Laserod has recently been working with Stanford University to laser process a part destined for a South Pole Telescope that is exploring the origins of the universe. The telescope, called BICEP 2 (an acronym for (Background Imaging of Cosmic Extragalactic Polarization), the second in the series of BICEP telescopes, is within walking distance of the geographic South Pole. The BICEP telescopes probe the origins of the universe by studying Cosmic Microwave Background (CMB) light, the afterglow from the Big Bang. Stanford’s Dr. Zeeshan Ahmed asked Laserod to pattern a thin aluminum coating on a sheet of flexible, stretchable substrate as an infrared filter for telescopes in the BICEP program.
Telescopes at the South Pole: BICEP2 (right) and South Pole Telescope (left)
BICEP2 is shown above and is located at the far left of the photo inside a dish-antenna-shaped shield. Shown at the far right is a 10-meter reflecting CMB telescope called South Pole Telescope (SPT). BICEP2 will be succeeded by a more advanced, third-generation telescope, called BICEP3, and will occupy the same space shown above. The IR filter that Laserod helped produce will be used in BICEP3 to pass light from the early universe, the CMB, so it can be analyzed for evidence of “inflation”, the faster than the speed of light expansion of the universe when it was a fraction of a second old. So far, inflation is a theory waiting to be proved. CMB telescopes such as BICEP3 might be able to provide this evidence. Inflation is a missing piece of the puzzle of the birth of the universe, the Big Bang.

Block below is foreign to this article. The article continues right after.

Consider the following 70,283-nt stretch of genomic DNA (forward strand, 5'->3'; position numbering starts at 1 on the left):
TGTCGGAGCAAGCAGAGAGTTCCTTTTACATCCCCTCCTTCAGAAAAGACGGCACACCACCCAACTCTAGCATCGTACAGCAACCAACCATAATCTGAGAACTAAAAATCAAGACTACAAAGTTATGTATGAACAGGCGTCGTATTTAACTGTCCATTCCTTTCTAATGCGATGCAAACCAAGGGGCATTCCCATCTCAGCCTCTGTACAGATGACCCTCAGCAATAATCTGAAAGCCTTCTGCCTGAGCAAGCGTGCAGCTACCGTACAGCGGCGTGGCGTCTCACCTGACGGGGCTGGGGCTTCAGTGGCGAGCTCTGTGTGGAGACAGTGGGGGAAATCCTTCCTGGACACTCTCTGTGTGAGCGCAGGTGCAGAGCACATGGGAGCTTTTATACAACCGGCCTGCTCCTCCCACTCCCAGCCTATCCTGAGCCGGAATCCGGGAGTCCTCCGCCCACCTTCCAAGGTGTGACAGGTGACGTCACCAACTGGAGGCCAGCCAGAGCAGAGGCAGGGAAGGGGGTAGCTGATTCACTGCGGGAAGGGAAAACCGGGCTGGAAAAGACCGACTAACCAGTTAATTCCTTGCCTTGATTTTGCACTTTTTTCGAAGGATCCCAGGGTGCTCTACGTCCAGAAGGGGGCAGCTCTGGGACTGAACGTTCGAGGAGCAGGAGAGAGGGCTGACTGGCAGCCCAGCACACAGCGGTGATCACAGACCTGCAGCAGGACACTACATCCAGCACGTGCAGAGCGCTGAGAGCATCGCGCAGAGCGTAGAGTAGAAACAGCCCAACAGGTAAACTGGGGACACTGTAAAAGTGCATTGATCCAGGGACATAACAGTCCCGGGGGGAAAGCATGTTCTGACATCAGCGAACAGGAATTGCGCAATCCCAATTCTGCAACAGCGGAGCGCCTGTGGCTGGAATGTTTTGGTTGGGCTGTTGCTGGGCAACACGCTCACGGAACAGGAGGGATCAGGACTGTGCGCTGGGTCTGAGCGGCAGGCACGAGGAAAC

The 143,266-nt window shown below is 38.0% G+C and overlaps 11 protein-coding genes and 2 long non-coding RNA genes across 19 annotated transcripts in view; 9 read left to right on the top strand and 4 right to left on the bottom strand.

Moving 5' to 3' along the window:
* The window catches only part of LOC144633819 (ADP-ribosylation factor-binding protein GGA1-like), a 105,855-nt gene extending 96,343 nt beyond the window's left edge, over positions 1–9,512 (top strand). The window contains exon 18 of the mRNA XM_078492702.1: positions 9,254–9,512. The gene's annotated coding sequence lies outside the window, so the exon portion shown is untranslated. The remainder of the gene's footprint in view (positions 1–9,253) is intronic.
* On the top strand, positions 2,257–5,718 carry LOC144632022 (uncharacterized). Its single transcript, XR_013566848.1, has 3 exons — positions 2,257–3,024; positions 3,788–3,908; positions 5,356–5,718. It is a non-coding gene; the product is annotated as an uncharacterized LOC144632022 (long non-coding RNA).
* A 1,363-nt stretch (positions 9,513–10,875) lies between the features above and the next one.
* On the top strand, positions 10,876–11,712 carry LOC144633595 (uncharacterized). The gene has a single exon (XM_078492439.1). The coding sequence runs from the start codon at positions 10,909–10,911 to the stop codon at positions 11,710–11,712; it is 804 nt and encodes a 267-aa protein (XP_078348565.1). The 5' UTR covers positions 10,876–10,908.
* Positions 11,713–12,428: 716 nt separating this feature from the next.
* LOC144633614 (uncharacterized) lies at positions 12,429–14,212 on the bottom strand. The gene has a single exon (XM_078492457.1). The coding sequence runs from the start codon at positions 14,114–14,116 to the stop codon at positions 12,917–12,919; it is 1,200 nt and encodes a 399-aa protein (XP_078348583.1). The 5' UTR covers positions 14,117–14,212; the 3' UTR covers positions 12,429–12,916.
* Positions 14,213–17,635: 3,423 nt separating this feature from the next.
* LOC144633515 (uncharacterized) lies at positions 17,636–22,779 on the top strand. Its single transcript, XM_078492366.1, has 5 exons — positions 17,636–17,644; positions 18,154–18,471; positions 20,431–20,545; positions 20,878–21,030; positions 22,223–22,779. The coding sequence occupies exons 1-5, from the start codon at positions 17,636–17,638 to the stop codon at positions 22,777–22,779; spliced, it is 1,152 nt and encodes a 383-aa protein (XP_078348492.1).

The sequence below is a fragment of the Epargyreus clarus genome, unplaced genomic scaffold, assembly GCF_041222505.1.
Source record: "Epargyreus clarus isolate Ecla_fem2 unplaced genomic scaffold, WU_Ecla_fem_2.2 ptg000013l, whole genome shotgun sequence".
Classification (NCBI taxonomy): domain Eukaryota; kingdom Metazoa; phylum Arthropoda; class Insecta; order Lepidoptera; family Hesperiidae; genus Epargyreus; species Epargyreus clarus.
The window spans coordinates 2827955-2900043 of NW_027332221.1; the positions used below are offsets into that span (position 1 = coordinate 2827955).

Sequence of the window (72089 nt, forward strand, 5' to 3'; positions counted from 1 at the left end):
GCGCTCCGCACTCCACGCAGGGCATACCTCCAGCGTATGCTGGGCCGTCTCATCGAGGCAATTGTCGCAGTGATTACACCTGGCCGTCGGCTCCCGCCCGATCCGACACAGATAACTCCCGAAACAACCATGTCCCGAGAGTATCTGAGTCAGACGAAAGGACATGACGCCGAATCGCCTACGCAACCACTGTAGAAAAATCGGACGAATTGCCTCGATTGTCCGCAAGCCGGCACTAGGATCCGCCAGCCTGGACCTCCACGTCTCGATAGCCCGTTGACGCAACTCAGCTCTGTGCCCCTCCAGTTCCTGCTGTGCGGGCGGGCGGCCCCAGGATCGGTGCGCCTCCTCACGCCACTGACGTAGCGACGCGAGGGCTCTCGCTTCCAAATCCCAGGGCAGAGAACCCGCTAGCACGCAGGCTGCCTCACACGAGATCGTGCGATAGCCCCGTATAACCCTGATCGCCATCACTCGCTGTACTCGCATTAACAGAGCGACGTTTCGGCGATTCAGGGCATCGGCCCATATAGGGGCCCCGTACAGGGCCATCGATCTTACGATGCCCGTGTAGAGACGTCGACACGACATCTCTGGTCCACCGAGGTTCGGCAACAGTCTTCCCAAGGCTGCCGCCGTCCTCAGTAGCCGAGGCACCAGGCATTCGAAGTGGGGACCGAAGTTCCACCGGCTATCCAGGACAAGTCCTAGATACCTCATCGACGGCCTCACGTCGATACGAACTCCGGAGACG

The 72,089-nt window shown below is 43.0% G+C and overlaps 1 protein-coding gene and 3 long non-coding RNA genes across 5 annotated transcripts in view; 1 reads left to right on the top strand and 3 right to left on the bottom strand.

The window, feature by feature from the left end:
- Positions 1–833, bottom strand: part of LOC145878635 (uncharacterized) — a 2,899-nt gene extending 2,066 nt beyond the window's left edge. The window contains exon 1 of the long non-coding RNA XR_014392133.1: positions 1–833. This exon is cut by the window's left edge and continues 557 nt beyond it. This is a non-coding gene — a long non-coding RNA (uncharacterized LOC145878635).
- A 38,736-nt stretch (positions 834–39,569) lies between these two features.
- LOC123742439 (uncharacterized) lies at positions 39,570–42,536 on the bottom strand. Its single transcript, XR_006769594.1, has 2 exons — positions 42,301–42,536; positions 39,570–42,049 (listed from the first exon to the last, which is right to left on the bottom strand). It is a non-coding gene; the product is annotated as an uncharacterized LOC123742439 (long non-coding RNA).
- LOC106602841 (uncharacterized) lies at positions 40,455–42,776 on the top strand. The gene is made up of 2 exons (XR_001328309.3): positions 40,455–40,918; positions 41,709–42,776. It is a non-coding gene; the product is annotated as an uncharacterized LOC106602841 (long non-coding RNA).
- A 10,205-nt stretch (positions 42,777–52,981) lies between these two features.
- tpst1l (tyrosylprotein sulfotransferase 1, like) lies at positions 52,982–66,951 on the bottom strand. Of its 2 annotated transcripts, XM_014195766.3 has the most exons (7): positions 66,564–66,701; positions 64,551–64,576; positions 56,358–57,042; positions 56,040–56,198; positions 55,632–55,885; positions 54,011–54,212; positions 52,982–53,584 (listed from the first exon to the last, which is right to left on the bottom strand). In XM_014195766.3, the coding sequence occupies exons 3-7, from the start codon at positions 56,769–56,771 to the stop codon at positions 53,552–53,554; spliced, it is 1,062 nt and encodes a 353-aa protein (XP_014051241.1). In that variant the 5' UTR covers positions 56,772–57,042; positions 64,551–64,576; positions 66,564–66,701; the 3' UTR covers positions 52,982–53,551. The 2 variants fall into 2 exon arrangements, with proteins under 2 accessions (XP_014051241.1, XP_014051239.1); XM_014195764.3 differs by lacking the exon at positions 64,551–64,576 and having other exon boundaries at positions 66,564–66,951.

The filter made by Laserod is blocking the infrared heat radiation from the sky and letting the CMB radiation pass through. The camera that’s recording the Big Bang’s CMB operates at a very low temperature, a quarter of a degree above absolute zero where all motion stops.. Everything at “normal” temperature outside the telescope radiates in the infrared, so this radiation has to be prevented from entering the telescope to let the camera maintain its low temperature.
Actually, the CMB comes to us from 400,000 years after the Big Bang when the universe went transparent. Before that, the universe was too hot and dense to let light travel too far before slamming into electrons. As the universe cooled and electrons combined with protons to form hydrogen atoms, light was able to travel freely through space. If inflation really happened, there is a chance that its gravitational shockwave left an imprint in the polarization of the CMB.
BICEP3 is being built by a collaboration of Stanford, Caltech, JPL, Harvard, U. of Minnesota, NIST, the University of British Columbia and Toronto University. The Stanford Team is lead by Professor Chao-Lin Kuo and postdoctoral fellow Zeeshan Ahmed.